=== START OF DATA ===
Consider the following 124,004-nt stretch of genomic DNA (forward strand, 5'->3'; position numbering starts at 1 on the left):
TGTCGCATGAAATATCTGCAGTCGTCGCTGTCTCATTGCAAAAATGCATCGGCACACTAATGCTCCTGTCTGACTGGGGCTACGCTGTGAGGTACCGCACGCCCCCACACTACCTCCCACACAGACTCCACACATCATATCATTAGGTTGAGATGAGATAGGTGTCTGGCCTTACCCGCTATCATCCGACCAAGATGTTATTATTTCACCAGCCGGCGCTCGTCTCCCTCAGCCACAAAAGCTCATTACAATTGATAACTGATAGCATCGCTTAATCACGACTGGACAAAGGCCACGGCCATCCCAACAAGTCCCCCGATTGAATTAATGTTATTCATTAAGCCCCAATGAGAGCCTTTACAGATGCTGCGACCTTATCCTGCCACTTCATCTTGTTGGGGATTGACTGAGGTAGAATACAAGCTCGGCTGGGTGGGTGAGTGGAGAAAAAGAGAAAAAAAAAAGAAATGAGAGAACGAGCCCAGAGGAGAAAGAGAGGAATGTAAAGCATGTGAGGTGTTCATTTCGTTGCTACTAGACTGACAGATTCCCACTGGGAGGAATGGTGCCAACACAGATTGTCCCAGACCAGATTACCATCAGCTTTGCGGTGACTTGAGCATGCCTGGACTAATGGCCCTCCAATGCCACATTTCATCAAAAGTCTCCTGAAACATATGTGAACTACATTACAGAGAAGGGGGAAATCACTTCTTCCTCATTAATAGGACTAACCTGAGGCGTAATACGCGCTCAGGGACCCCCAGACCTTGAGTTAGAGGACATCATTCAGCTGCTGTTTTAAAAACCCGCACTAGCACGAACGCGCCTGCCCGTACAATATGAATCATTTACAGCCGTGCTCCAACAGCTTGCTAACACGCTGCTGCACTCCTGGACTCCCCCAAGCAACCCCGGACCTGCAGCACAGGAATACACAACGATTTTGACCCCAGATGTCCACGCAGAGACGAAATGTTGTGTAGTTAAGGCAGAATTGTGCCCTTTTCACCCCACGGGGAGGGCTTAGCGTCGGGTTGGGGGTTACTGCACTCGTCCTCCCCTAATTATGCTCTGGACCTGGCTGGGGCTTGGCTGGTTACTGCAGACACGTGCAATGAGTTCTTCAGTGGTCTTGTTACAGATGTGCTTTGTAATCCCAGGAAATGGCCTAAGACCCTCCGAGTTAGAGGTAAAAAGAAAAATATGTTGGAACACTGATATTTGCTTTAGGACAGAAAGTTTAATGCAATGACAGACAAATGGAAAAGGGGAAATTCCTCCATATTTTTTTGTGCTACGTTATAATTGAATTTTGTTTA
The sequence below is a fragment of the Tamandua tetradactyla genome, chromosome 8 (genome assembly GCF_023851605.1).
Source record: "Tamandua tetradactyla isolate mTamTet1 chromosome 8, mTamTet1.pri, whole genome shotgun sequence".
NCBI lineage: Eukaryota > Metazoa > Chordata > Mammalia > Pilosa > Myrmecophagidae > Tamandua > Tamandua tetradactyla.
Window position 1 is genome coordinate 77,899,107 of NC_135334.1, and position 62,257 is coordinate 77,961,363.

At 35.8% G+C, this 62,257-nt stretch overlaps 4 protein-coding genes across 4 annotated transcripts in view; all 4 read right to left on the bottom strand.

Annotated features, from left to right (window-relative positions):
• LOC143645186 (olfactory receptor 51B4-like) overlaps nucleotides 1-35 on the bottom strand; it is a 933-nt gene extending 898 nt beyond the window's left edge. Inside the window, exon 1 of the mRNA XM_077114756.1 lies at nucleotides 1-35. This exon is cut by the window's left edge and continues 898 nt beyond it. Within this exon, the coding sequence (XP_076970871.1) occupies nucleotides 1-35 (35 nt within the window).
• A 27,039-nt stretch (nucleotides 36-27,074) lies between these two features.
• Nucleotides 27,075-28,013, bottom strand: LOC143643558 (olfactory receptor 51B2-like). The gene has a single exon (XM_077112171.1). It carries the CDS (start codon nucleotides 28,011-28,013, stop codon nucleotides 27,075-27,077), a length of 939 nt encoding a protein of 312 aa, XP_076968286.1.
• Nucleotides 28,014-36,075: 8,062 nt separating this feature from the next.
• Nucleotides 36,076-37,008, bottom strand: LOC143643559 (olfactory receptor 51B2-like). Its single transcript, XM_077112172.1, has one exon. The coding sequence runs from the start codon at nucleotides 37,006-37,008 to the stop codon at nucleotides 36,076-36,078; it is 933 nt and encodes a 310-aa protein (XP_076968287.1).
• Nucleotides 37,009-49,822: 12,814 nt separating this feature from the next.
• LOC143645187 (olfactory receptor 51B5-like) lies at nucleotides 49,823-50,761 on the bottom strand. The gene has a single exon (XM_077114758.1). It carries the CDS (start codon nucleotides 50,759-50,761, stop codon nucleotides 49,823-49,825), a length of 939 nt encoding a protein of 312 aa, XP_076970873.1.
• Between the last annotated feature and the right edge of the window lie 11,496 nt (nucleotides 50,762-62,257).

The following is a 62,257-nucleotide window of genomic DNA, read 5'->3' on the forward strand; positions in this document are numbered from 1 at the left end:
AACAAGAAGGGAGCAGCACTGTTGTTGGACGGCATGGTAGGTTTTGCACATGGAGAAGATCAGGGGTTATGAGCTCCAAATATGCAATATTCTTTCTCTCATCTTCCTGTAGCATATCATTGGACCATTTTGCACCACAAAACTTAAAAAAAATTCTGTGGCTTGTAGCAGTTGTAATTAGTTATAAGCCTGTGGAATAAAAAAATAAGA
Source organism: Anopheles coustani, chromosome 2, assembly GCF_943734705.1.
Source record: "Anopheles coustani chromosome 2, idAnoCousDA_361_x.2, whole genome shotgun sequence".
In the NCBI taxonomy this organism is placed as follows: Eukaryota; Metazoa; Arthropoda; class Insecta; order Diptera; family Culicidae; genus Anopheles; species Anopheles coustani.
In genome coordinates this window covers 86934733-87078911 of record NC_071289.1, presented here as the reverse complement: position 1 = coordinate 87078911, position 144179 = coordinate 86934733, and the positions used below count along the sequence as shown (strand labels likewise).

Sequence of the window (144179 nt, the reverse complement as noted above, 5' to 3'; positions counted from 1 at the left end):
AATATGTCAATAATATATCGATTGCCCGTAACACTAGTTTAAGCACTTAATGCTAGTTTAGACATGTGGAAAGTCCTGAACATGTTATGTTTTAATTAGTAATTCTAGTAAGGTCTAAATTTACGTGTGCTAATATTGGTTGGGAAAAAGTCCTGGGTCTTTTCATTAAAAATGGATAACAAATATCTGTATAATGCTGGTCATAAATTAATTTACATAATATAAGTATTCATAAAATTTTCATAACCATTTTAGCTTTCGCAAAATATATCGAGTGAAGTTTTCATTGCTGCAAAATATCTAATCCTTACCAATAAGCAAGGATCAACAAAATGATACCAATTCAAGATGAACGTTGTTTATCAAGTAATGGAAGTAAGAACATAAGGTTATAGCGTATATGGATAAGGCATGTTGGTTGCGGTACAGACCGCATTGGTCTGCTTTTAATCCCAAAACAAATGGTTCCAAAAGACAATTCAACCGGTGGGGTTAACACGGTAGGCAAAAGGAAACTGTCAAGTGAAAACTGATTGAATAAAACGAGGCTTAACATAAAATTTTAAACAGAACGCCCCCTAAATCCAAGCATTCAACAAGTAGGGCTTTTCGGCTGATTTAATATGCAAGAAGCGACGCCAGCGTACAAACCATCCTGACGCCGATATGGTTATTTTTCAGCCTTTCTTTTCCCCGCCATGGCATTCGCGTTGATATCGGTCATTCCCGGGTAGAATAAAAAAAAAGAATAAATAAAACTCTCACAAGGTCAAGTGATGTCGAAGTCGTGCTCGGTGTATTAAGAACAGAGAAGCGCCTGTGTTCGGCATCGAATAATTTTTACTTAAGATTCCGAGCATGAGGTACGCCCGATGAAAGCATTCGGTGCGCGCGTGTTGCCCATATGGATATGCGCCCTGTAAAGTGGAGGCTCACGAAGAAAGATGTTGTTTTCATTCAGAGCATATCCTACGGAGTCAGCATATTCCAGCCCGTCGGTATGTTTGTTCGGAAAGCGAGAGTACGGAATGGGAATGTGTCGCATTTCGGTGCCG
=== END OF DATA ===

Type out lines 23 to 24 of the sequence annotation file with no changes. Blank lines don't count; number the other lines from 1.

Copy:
Sequence of the window (144179 nt, the reverse complement as noted above, 5' to 3'; positions counted from 1 at the left end):
AATATGTCAATAATATATCGATTGCCCGTAACACTAGTTTAAGCACTTAATGCTAGTTTAGACATGTGGAAAGTCCTGAACATGTTATGTTTTAATTAGTAATTCTAGTAAGGTCTAAATTTACGTGTGCTAATATTGGTTGGGAAAAAGTCCTGGGTCTTTTCATTAAAAATGGATAACAAATATCTGTATAATGCTGGTCATAAATTAATTTACATAATATAAGTATTCATAAAATTTTCATAACCATTTTAGCTTTCGCAAAATATATCGAGTGAAGTTTTCATTGCTGCAAAATATCTAATCCTTACCAATAAGCAAGGATCAACAAAATGATACCAATTCAAGATGAACGTTGTTTATCAAGTAATGGAAGTAAGAACATAAGGTTATAGCGTATATGGATAAGGCATGTTGGTTGCGGTACAGACCGCATTGGTCTGCTTTTAATCCCAAAACAAATGGTTCCAAAAGACAATTCAACCGGTGGGGTTAACACGGTAGGCAAAAGGAAACTGTCAAGTGAAAACTGATTGAATAAAACGAGGCTTAACATAAAATTTTAAACAGAACGCCCCCTAAATCCAAGCATTCAACAAGTAGGGCTTTTCGGCTGATTTAATATGCAAGAAGCGACGCCAGCGTACAAACCATCCTGACGCCGATATGGTTATTTTTCAGCCTTTCTTTTCCCCGCCATGGCATTCGCGTTGATATCGGTCATTCCCGGGTAGAATAAAAAAAAAGAATAAATAAAACTCTCACAAGGTCAAGTGATGTCGAAGTCGTGCTCGGTGTATTAAGAACAGAGAAGCGCCTGTGTTCGGCATCGAATAATTTTTACTTAAGATTCCGAGCATGAGGTACGCCCGATGAAAGCATTCGGTGCGCGCGTGTTGCCCATATGGATATGCGCCCTGTAAAGTGGAGGCTCACGAAGAAAGATGTTGTTTTCATTCAGAGCATATCCTACGGAGTCAGCATATTCCAGCCCGTCGGTATGTTTGTTCGGAAAGCGAGAGTACGGAATGGGAATGTGTCGCATTTCGGTGCCG